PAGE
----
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James N. Stivers Memorial Service

James M. Stivers Memorial Service
May 27, 2010 11:00 a.m.
Mayor Bill Bogaard

JIM STIVERS: HIS FAMILY INCLUDES PASADENA

James N. Stivers, a longtime community volunteer, died on May 17, 2010. Mayor Bogaard joined with others to pay tribute to Mr. Stivers at a public memorial service conducted at the Rose Bowl.

Ten days ago, after a short illness, in the presence of Jean, his beloved wife of nearly 70 years, and members of his family as well as a few of his countless friends, Jim Stivers drew his last breath and brought to a close a truly amazing record of community service, a record that may never be equaled. For over five decades, Jim served and strengthened the City of Pasadena, and inspired all who had the privilege of knowing him.

What an honor it is for me to have this opportunity to join in the celebration of his life, and to attempt to express the gratitude of our great City for all that Jim Stivers contributed over the years!

There is no doubt: Jim Stivers was Pasadena’s No. 1 volunteer, shaping and then supporting many institutions in the City, including the Tournament of Roses, the Pasadena Convention Center, the Pasadena Unified School District, and the world famous Rose Bowl. It was Jim Stivers who suggested that this great football venue is “America’s Stadium”.

Jim’s commitment to Pasadena simply knew no bounds, and in the course of his work he established strong relationships with community leaders in every corner of town. There is no City Manager who has not been a friend, his associate and his confidant, and the same can be said for Pasadena’s Police and Fire Chiefs. Jim had a way with people, and his friends quickly understood that his approach was to support others and be helpful in every way that he could.

It could not be more appropriate that we gather for this event in the Rose Bowl. During the last couple of decades at least, it was the Rose Bowl that most held Jim’s loyal and productive attention, and which most benefitted from his time and talent. In the course of his work here, Jim explored and examined the Rose Bowl—and this is true for the Convention Center in the past—not as a patron just to have fun—although I don’t know anyone who seemed to enjoy life more—but to consider ways to make the facilities better serve our community. For him, this was not service or a sacrifice; it was the only meaningful way of life.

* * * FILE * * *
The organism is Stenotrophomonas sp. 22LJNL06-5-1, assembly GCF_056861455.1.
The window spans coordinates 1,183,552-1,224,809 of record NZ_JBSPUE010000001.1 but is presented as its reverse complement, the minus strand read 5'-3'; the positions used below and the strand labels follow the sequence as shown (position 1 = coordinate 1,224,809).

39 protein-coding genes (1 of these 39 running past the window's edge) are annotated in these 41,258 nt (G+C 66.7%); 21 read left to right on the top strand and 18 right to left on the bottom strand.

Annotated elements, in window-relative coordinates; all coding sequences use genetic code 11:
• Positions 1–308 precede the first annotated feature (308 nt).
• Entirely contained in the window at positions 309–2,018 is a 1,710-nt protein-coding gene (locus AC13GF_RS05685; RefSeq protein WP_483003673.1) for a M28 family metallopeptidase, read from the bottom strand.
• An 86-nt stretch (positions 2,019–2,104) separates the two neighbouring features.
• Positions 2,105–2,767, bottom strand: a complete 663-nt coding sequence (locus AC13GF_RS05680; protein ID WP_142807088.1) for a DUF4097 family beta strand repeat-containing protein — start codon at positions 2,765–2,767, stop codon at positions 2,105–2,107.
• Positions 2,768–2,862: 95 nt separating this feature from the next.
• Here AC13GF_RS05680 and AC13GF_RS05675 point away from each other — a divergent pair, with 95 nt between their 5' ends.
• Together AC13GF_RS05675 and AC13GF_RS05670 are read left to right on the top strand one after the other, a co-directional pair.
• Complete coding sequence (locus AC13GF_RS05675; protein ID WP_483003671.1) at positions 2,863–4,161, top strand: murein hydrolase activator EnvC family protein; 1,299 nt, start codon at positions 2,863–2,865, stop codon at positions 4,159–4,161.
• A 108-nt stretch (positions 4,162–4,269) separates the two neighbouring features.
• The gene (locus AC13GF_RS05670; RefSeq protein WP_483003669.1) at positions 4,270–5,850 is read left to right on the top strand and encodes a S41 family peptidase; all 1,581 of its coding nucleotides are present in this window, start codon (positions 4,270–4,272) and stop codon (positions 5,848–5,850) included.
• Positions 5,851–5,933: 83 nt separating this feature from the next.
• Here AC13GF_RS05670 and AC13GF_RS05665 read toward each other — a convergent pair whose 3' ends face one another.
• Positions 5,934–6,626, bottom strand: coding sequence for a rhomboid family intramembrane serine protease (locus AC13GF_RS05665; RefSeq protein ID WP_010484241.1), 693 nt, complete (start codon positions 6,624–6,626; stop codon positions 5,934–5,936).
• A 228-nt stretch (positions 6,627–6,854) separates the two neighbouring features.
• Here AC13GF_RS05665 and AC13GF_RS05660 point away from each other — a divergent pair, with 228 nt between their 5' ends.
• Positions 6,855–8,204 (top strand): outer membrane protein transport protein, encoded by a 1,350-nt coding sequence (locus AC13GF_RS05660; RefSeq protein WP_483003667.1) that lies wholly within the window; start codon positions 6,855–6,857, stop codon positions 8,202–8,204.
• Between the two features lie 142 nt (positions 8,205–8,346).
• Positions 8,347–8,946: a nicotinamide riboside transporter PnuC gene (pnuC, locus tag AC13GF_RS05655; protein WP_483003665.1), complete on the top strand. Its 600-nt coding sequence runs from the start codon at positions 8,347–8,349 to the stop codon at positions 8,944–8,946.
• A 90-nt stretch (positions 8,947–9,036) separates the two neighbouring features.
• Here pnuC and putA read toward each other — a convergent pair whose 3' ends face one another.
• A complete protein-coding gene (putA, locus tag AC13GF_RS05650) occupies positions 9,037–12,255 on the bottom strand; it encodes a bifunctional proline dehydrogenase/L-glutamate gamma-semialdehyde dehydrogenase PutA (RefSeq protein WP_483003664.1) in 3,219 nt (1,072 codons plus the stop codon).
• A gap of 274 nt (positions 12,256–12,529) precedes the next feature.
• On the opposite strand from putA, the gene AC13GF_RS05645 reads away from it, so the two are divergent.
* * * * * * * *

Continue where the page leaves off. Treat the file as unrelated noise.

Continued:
During this period, every project to improve or repair the Rose Bowl, to assure its long term well being and its suitability for great events, has borne the mark of Jim Stivers. As a community, we have much to be thankful for to him.

Jim had a wonderful family, his wife Jean, three children, James, David and Kathleen, five grandchildren, and five great grandchildren. We will hear in a few moments about Jim’s role in supporting and loving his family from his granddaughter Tanya.

But the family of Jim Stivers extends beyond any traditional notion of family membership. Many of us looked to him as a mentor, as a father figure, as a person to whom the most private confidences could be shared. As we celebrate his life, if we are open to redefining “family” to include those who loved and were devoted to him, and to whom he was devoted, then a very large number us here have lost a member of the family.

I cherish his confidence in me and his support for my work. In the many years of our relationship, he rarely made a request of me. Our conversations focused on the needs of the community and on possible solutions, and always his question was, “How can I help?”

Our hearts and prayers go out to Jean and all of the family. They have lost a patriarch, and Pasadena has lost a person of strength and support through good times and bad. Today we are lonelier. Someone is gone from our lives—who offered the certainty of support—and someone is gone from Pasadena—who was the certainty of honor.

The City has been significantly strengthened by Jim’s presence and his power. Now we know that Jim has found peace, but we can imagine the place to which he has gone—supposedly for a well deserved rest—might never be the same. May God enjoy him. We did for 90 years.

Posted: 5/27/2010 02:30:00 PM